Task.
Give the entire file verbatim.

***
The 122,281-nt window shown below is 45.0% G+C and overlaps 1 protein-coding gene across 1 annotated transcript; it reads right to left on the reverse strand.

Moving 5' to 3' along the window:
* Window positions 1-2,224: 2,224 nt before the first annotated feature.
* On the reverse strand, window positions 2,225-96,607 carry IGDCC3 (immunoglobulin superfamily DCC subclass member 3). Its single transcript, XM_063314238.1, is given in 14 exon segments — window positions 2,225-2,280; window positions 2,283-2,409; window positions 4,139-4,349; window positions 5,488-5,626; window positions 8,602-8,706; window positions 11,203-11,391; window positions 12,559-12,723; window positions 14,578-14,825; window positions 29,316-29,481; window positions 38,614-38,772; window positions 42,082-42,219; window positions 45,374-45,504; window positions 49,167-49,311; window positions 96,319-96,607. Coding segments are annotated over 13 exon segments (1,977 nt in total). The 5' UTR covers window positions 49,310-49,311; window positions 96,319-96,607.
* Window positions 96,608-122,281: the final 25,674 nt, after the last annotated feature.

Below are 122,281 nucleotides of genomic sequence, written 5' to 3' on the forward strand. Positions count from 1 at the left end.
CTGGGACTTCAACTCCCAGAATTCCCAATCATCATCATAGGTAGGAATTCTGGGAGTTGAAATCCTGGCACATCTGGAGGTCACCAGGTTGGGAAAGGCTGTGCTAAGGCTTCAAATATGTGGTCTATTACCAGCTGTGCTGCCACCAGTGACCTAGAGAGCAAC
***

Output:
The 122,281-nt window shown below is 45.0% G+C and overlaps 1 protein-coding gene across 1 annotated transcript; it reads right to left on the reverse strand.

Moving 5' to 3' along the window:
* Window positions 1-2,224: 2,224 nt before the first annotated feature.
* On the reverse strand, window positions 2,225-96,607 carry IGDCC3 (immunoglobulin superfamily DCC subclass member 3). Its single transcript, XM_063314238.1, is given in 14 exon segments — window positions 2,225-2,280; window positions 2,283-2,409; window positions 4,139-4,349; window positions 5,488-5,626; window positions 8,602-8,706; window positions 11,203-11,391; window positions 12,559-12,723; window positions 14,578-14,825; window positions 29,316-29,481; window positions 38,614-38,772; window positions 42,082-42,219; window positions 45,374-45,504; window positions 49,167-49,311; window positions 96,319-96,607. Coding segments are annotated over 13 exon segments (1,977 nt in total). The 5' UTR covers window positions 49,310-49,311; window positions 96,319-96,607.
* Window positions 96,608-122,281: the final 25,674 nt, after the last annotated feature.

Below are 122,281 nucleotides of genomic sequence, written 5' to 3' on the forward strand. Positions count from 1 at the left end.
CTGGGACTTCAACTCCCAGAATTCCCAATCATCATCATAGGTAGGAATTCTGGGAGTTGAAATCCTGGCACATCTGGAGGTCACCAGGTTGGGAAAGGCTGTGCTAAGGCTTCAAATATGTGGTCTATTACCAGCTGTGCTGCCACCAGTGACCTAGAGAGCAAC